Often, we focus so much on the bad stuff and our doubts that we forget to look for the positives and the praise.
Listen to others. If you’ve been told that you’re a good writer, use these references to enforce belief in yourself.
Don’t ignore them. Don’t be all like “Oh, they were just saying that!”
Use your references. All the other successful people do. It’s how they get to be so confident a lot of the times.
Honestly, whenever I have a bad day writing, I open old emails from clients who poured praise on me. It reminds me that, dude, I actually can do this.
Is your writing dry and boring?
If so, this needs to stop.
Dry writing is boring.
Dry writing doesn’t do anything for your confidence.
Swap dry for fun, light, engaging and entertaining.
Toss a joke in there.
Trust me. Dry writing makes you feel depressed and it can undermine your confidence.
It definitely makes the reader feel depressed.
As soon as you lighten up and let loose, the words will flow, your spirit will be lifted, and you’ll feel more confident.
Of course, it’s not always so easy to lift your mood when you’re feeling pretty low.
My advice here would be to either wait until you feel better, or read some inspiring, positive content that perks you up.
I find that whenever my language is too dry, all it takes is for me to read some entertaining blog post and all of a sudden, I’m on my way.
Try it. Listen to some feel good music, too, and kick out some badass, happy content.
Read Read Read
When I say that you should read, I don’t mean you should go down to the library and pick up some Charles Dickens.
You could - in theory - read anything.
But I really recommend that you read stuff that’s related to the field of writing you want to enter.
If you want to be a copywriter, Charles Dickens won’t help you. Go read some sales letters.
And not just one or two - read a bundle.
Get a feel for the style, rhythm and word choice.
Then, read books and blogs that teach you how to be a better copywriter.
If you want to be a blogger, read blogs. In blogs, tone of voice is everything, and this is something you’ll pick up on as you read more blogs.
If you want to be a novelist, read novels!
The more you read, the more your work will become more polished, smarter and slicker.
Sure, it might resemble someone else’s. But so what? As long as it looks good, right?
I can’t stress this one enough. If you want to be a confident writer, you have to be a reader.
You have to read voraciously.
You have to read so much that all these different styles, words, cadences and phrases enter your psyche so that your own form improves. It will really help you to be more confident in writing.
How To Be More Confident In Writing - Get Feedback
Yes, this one is tough. You might be scared of getting knocked back. You might be terrified of the criticism.
Especially if you want to be a freelance writer, the last thing you want is for someone to tell you that your writing sucked.
But constructive feedback from people who know what they’re talking about will help you to build up your confidence.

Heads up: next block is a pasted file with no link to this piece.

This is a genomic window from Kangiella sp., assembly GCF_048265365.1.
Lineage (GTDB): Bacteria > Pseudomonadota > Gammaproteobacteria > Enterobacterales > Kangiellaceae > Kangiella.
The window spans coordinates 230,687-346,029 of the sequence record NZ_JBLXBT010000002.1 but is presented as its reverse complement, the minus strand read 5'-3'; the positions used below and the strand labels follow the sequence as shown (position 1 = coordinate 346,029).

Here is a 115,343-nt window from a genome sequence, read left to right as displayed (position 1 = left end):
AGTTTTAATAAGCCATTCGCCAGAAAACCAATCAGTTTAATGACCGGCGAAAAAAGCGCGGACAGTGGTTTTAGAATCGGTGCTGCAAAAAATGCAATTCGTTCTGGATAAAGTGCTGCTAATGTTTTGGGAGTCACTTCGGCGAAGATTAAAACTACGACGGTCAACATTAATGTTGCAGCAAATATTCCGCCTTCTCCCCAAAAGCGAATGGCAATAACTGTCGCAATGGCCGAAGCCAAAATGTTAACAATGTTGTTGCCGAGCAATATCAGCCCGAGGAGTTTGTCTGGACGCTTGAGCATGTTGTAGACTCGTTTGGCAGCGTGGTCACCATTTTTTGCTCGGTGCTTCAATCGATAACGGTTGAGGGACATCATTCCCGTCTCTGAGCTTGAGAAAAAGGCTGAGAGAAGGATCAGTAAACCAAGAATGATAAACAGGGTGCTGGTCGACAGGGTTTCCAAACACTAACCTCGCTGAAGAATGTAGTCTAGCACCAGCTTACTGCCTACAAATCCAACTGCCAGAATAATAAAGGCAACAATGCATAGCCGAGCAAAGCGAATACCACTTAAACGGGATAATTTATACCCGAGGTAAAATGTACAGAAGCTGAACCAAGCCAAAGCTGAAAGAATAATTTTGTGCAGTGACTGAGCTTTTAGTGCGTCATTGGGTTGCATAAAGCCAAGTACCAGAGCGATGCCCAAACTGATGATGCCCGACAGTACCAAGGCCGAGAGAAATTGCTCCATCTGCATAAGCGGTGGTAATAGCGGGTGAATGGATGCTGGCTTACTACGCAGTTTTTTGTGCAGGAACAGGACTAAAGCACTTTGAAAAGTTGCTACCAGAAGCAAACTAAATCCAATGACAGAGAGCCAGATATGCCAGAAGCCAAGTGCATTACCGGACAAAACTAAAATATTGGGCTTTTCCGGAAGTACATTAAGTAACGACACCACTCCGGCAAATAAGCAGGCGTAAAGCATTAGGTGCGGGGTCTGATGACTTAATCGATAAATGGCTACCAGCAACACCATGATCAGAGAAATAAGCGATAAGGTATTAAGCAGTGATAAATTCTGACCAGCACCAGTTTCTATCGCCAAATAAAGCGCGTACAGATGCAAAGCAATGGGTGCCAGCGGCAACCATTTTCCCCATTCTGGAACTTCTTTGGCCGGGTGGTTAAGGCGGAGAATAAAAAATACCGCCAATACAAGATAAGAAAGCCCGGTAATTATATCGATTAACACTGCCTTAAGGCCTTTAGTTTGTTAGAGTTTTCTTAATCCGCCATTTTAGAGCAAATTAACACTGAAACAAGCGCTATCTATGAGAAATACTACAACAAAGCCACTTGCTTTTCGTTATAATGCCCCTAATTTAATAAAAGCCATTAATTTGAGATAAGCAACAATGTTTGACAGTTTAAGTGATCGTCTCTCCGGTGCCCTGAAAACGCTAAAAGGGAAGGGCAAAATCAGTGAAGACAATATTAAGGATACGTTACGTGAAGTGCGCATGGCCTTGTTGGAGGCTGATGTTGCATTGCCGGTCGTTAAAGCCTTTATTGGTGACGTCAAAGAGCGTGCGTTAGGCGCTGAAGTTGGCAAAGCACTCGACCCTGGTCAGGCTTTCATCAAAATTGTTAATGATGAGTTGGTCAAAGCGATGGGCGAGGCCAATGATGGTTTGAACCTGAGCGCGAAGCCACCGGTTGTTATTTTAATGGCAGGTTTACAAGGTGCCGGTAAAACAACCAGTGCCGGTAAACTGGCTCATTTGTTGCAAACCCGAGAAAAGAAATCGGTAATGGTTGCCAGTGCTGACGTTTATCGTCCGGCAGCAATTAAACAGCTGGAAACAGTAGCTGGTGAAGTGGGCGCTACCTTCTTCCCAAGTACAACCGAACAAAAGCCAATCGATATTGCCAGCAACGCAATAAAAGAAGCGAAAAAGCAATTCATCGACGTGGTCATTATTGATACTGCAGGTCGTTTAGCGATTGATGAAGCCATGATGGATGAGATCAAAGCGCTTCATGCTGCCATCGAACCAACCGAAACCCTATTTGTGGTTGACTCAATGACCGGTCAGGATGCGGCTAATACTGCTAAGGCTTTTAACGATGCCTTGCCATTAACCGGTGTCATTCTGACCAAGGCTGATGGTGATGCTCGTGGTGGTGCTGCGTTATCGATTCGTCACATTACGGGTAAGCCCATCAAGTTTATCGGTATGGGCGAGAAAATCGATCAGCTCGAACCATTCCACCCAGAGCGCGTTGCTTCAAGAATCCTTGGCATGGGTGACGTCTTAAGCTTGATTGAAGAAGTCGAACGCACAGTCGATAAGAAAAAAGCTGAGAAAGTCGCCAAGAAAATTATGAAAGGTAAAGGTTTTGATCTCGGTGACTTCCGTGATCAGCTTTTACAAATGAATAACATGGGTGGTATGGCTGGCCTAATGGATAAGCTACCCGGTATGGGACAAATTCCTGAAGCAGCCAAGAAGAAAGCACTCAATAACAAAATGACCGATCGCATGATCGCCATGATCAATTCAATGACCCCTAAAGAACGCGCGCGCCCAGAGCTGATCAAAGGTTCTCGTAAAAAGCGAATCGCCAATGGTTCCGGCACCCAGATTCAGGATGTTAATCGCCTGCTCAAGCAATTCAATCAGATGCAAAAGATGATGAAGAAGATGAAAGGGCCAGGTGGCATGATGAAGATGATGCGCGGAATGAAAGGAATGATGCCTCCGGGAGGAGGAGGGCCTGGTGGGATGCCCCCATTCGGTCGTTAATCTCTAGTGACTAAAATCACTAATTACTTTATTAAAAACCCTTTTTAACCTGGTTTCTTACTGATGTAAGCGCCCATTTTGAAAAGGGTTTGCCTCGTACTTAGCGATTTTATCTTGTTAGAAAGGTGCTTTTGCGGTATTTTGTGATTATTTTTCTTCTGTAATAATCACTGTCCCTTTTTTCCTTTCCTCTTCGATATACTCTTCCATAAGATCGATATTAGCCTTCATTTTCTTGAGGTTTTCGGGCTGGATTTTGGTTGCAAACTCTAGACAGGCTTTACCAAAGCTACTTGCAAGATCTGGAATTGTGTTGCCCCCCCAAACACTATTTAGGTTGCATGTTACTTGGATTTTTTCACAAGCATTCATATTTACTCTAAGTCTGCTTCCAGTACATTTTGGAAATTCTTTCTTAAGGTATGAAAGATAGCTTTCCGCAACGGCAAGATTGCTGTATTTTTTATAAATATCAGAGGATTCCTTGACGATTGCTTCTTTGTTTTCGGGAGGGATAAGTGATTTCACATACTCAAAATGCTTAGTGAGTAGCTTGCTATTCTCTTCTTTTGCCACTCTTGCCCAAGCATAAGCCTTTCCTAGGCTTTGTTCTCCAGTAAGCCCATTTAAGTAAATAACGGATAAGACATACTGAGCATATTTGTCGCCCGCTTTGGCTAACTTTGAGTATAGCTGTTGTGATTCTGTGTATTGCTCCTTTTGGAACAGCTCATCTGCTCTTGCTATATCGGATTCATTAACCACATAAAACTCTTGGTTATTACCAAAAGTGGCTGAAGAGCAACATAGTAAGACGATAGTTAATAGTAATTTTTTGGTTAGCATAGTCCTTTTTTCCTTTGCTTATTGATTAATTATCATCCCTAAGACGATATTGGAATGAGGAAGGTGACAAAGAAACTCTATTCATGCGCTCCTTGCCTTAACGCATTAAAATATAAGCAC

I’m only the writer I am today because I got feedback from experts who helped me to polish my craft.
Before then, I was writing blind. Nobody was giving me tips. I was making the same mistakes over and over without realising it.
I had some horrendous bad habits.
I was using words like “effrontery” in a sales letter.
It’s a funny thing. At first, when someone shows you where you went wrong, you’re a bit upset.
“See? It’s further proof that I can’t do this!”
But once they show you how to do it better, you’re empowered.
All of a sudden, you know you’re not the one making that mistake. You’re now owning it. Your writing is suddenly more polished and tighter.
You compare it to how it was a week ago, and you can see the improvement.
Wow. It’s a big improvement. You feel confident. And all because someone gave you constructive feedback and showed you the way.
Start A Blog
Let’s say you want to make a living as a freelance writer, but you want to learn how to be more confident in writing, and therefore you’re not yet ready to find clients.
You’re not ready to ask a client if you can work for them. You just don’t value yourself highly enough.
However, at some point you really do need to get your work out there and get it seen.
For this reason, I recommend you start your own blog.
There’s no pressure on you. You can write about what you want and when you want.
Actually, I lie. There is some pressure.
After all, you’re accountable to all the people who are reading your blog. So you’ve gotta make it decent, right?
And you will.
Writing a blog demands time and effort from you. The more you do it, the better you’ll get.
The Comments and Likes will also go some way to validating you, encouraging you to keep going and improving.
Once you get confident enough, you can share your blog on social media.
Make sure to read other blogs, too, so that you can see how other writers are doing this. Pay attention to their style and tone of voice.
Making a blog is your first, tentative step to getting seen on the Internet. It’s not so bad because the readers are anonymous, but at least you’re putting yourself out there.
As opposed to keeping all your words to yourself like they’re some big secret ;)
These are some tips on how to be more confident in writing. Feel free to check the blog for other tips.